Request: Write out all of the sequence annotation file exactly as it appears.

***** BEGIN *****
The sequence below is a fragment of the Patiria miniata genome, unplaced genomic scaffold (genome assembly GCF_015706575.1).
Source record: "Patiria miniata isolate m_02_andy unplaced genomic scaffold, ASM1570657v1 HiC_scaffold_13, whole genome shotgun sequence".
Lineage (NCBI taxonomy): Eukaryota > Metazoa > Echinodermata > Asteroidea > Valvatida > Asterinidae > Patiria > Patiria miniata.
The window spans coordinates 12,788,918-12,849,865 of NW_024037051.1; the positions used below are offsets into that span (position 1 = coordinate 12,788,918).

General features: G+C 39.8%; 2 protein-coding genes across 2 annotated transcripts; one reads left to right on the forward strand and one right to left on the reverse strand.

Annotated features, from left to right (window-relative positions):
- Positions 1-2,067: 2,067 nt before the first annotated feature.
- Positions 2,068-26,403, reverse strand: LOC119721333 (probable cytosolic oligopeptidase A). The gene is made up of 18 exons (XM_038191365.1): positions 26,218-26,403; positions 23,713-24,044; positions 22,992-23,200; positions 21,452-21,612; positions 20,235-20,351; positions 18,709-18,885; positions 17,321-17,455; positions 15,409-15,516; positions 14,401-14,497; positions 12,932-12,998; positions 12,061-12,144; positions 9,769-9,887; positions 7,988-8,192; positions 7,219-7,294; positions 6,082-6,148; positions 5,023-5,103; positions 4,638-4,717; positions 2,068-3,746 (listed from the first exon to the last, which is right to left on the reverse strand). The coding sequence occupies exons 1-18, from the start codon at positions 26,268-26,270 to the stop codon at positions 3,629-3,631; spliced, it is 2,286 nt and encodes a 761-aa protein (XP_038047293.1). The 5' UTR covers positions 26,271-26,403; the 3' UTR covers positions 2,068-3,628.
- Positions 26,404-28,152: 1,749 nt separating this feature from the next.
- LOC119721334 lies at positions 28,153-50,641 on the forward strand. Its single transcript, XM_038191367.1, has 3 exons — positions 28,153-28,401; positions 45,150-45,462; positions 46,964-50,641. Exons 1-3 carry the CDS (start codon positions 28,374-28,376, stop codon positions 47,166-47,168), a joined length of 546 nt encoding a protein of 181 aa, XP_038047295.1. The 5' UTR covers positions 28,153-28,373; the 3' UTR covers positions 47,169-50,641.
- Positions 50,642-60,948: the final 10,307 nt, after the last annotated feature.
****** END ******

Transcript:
The sequence below is a fragment of the Patiria miniata genome, unplaced genomic scaffold (genome assembly GCF_015706575.1).
Source record: "Patiria miniata isolate m_02_andy unplaced genomic scaffold, ASM1570657v1 HiC_scaffold_13, whole genome shotgun sequence".
Lineage (NCBI taxonomy): Eukaryota > Metazoa > Echinodermata > Asteroidea > Valvatida > Asterinidae > Patiria > Patiria miniata.
The window spans coordinates 12,788,918-12,849,865 of NW_024037051.1; the positions used below are offsets into that span (position 1 = coordinate 12,788,918).

General features: G+C 39.8%; 2 protein-coding genes across 2 annotated transcripts; one reads left to right on the forward strand and one right to left on the reverse strand.

Annotated features, from left to right (window-relative positions):
- Positions 1-2,067: 2,067 nt before the first annotated feature.
- Positions 2,068-26,403, reverse strand: LOC119721333 (probable cytosolic oligopeptidase A). The gene is made up of 18 exons (XM_038191365.1): positions 26,218-26,403; positions 23,713-24,044; positions 22,992-23,200; positions 21,452-21,612; positions 20,235-20,351; positions 18,709-18,885; positions 17,321-17,455; positions 15,409-15,516; positions 14,401-14,497; positions 12,932-12,998; positions 12,061-12,144; positions 9,769-9,887; positions 7,988-8,192; positions 7,219-7,294; positions 6,082-6,148; positions 5,023-5,103; positions 4,638-4,717; positions 2,068-3,746 (listed from the first exon to the last, which is right to left on the reverse strand). The coding sequence occupies exons 1-18, from the start codon at positions 26,268-26,270 to the stop codon at positions 3,629-3,631; spliced, it is 2,286 nt and encodes a 761-aa protein (XP_038047293.1). The 5' UTR covers positions 26,271-26,403; the 3' UTR covers positions 2,068-3,628.
- Positions 26,404-28,152: 1,749 nt separating this feature from the next.
- LOC119721334 lies at positions 28,153-50,641 on the forward strand. Its single transcript, XM_038191367.1, has 3 exons — positions 28,153-28,401; positions 45,150-45,462; positions 46,964-50,641. Exons 1-3 carry the CDS (start codon positions 28,374-28,376, stop codon positions 47,166-47,168), a joined length of 546 nt encoding a protein of 181 aa, XP_038047295.1. The 5' UTR covers positions 28,153-28,373; the 3' UTR covers positions 47,169-50,641.
- Positions 50,642-60,948: the final 10,307 nt, after the last annotated feature.